How can I boot Linux from the grub> prompt, as if I were booting from cold?

I have full disk encryption. When I fat-finger the encryption password, it bumps me to grub rescue (bonus points if you can tell me how to have it give 2 attempts to enter the password ... :) ) From here, I can unlock the disk (cryptomount hdX,gpt1).

After doing this (demonstrating keyboard is working, I'm typing the correct key, not asleep, etc) - I just want to boot the system, with the Linux argument line as normal. The system has no issues, obviously, so this will work (I had just fat-fingered the passphrase).

As it may be necessary in order to disambiguate what my system does, here is the first entry from my grub.cfg

menuentry 'Ubuntu' --class ubuntu --class gnu-linux --class gnu --class os $menuentry_id_option 'gnulinux-simple-320f<GUID...>' {
        gfxmode $linux_gfx_mode
        insmod gzio
        if [ x$grub_platform = xxen ]; then insmod xzio; insmod lzopio; fi
        insmod part_gpt
        insmod cryptodisk
        insmod luks
        insmod gcry_rijndael
        insmod gcry_rijndael
        insmod gcry_sha256
        insmod ext2
        cryptomount -u b6b7<32_char_part_id>
        set root='cryptouuid/b6b7<32_char_part_id>'
        if [ x$feature_platform_search_hint = xy ]; then
          search --no-floppy --fs-uuid --set=root --hint='cryptouuid/b6b7<32_char_part_id>'  76f4<GUID...>
          search --no-floppy --fs-uuid --set=root 76f4<GUID...>
        linux   /vmlinuz-5.15.0-84-generic root=/dev/mapper/ubuntu--vg-root ro rootflags=subvol=@  quiet splash $vt_handoff
        initrd  /initrd.img-5.15.0-84-generic

2 Answers 2


The command normal should return to the menu. You should probably do this before manually unlocking the volume, as it's likely not smart enough to "resume" – it'll only you reinvoke the whole menu item (all or nothing).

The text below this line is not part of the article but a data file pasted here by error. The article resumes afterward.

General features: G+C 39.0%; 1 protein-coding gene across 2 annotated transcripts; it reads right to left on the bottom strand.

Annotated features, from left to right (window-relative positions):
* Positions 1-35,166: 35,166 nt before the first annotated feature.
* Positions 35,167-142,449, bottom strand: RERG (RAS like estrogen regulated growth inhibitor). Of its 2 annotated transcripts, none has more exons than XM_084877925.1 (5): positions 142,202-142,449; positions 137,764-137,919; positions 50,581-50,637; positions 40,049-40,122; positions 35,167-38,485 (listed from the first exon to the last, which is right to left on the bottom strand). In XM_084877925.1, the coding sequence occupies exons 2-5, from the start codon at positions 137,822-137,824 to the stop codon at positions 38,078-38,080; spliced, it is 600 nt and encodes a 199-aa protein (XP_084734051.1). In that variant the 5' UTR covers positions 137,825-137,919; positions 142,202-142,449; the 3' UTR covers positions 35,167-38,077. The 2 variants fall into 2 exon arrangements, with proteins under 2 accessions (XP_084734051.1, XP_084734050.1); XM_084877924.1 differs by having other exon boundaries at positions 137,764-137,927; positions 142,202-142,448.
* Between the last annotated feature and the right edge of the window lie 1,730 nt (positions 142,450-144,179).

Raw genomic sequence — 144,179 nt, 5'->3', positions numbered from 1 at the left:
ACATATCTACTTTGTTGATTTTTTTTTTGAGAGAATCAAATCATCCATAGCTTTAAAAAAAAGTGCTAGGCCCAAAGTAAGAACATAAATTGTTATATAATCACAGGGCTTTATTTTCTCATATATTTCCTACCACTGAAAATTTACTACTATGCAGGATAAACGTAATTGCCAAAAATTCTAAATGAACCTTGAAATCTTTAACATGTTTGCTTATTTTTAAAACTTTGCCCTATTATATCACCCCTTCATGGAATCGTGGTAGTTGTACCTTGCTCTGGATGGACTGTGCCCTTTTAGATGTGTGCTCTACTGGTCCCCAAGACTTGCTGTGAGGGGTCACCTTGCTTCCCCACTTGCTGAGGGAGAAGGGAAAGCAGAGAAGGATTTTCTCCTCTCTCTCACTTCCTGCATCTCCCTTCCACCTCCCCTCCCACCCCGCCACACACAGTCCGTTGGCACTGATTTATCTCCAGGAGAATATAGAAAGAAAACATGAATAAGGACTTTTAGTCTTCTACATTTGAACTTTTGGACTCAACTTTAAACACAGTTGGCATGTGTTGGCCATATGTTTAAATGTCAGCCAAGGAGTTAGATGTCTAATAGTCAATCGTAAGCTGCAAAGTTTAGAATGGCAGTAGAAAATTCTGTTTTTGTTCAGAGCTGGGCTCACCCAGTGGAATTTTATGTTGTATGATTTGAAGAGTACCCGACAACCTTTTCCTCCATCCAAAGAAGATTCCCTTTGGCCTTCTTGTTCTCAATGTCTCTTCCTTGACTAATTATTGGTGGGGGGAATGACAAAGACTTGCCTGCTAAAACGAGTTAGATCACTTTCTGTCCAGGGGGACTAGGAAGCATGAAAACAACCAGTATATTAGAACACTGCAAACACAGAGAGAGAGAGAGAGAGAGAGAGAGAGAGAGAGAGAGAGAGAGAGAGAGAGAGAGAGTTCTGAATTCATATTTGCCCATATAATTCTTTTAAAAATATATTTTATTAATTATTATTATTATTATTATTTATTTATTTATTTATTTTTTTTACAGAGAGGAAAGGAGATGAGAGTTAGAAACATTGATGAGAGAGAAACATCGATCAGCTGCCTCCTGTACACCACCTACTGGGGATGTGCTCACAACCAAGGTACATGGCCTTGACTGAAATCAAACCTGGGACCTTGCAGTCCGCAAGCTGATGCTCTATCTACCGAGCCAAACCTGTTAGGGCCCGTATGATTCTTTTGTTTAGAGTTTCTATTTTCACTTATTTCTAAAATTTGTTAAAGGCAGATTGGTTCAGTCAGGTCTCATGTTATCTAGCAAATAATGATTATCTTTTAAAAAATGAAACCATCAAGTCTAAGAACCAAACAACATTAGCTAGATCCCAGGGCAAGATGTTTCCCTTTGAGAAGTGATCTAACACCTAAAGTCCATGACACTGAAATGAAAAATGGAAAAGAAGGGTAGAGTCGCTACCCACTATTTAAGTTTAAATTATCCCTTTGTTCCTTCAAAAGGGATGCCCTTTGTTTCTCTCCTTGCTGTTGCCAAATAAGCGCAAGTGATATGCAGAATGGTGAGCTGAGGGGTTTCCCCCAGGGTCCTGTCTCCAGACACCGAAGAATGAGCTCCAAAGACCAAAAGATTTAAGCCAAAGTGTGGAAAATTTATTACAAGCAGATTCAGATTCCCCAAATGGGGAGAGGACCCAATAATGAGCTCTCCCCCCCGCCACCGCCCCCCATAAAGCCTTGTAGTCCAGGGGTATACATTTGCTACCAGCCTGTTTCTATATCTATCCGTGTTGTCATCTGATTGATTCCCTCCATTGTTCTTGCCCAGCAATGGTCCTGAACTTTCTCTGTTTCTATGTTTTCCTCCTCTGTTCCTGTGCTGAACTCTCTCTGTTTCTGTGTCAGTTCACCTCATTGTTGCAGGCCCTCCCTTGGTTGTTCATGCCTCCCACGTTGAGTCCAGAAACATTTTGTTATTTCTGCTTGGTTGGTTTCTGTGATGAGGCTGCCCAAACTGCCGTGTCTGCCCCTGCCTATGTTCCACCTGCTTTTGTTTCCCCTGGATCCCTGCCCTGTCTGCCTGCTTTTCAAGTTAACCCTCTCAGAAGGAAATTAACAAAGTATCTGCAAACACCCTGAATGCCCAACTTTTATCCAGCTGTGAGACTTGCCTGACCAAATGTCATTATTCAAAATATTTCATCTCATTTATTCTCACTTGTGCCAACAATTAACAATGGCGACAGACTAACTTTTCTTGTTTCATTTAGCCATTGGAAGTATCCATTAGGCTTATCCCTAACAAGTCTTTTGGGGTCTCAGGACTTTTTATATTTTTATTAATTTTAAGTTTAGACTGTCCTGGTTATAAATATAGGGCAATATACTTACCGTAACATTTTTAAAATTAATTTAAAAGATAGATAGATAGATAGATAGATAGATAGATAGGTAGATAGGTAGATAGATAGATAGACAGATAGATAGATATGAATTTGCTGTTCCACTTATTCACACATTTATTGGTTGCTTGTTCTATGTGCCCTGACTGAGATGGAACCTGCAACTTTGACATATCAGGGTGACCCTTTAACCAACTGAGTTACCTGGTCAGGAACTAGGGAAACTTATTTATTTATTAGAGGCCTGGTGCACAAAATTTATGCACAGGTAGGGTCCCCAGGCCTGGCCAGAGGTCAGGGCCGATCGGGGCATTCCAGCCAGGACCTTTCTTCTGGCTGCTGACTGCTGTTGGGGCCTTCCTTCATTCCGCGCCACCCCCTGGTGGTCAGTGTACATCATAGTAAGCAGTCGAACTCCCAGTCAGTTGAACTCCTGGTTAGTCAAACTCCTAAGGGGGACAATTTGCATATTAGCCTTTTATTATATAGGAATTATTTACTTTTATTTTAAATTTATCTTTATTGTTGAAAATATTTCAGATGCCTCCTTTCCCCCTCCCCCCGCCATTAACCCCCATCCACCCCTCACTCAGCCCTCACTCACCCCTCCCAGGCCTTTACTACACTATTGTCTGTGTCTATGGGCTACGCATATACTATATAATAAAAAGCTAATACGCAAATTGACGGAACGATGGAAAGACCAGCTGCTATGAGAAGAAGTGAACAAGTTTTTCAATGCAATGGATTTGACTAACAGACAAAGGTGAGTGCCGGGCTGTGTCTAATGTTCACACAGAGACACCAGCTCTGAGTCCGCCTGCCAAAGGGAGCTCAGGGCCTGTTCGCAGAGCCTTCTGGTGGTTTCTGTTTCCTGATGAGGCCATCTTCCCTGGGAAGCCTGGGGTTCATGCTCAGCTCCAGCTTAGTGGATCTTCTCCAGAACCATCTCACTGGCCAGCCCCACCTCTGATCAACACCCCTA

There's no direct "just boot" command as the OS kernel hasn't been loaded yet at this point (it would've been the subsequent command in the menu item), so the only alternative is to manually load the kernel and initramfs using the same commands as the menu item has.

I'd probably avoid encrypting the /boot filesystem in general – let the initramfs prompt for the / password instead. If you can ensure that GRUB itself hasn't been tampered with, you can use the same method to ensure the kernel and initramfs haven't been tampered with, without necessarily having to encrypt them.

  • 1
    If you don't encrypt /boot then you should digitally sign or TPM measure the kernel, initramfs and your grub config as well. Neither option is particularly easy. Though it depends what threats you are protecting against with encryption I guess. Sep 22 at 7:20
  • Normal does not seem to do ... anything? At this point I have not successfully decrypted my drive, so about the only thing that could meaningfully be next is to prompt with the decryption ID. TWO steps is OK, as I stated I can cryptomount the correct partition (since that hdX,gpt1 is displayed for several seconds before I get dumped into grub) as step (1), then step (2) needs to be a pretty straightforward way to get boot either going, or get me into menus that prompt for choices (I'm not a grub expert, I might not have a 2nd PC handy, etc ...) Sep 23 at 3:25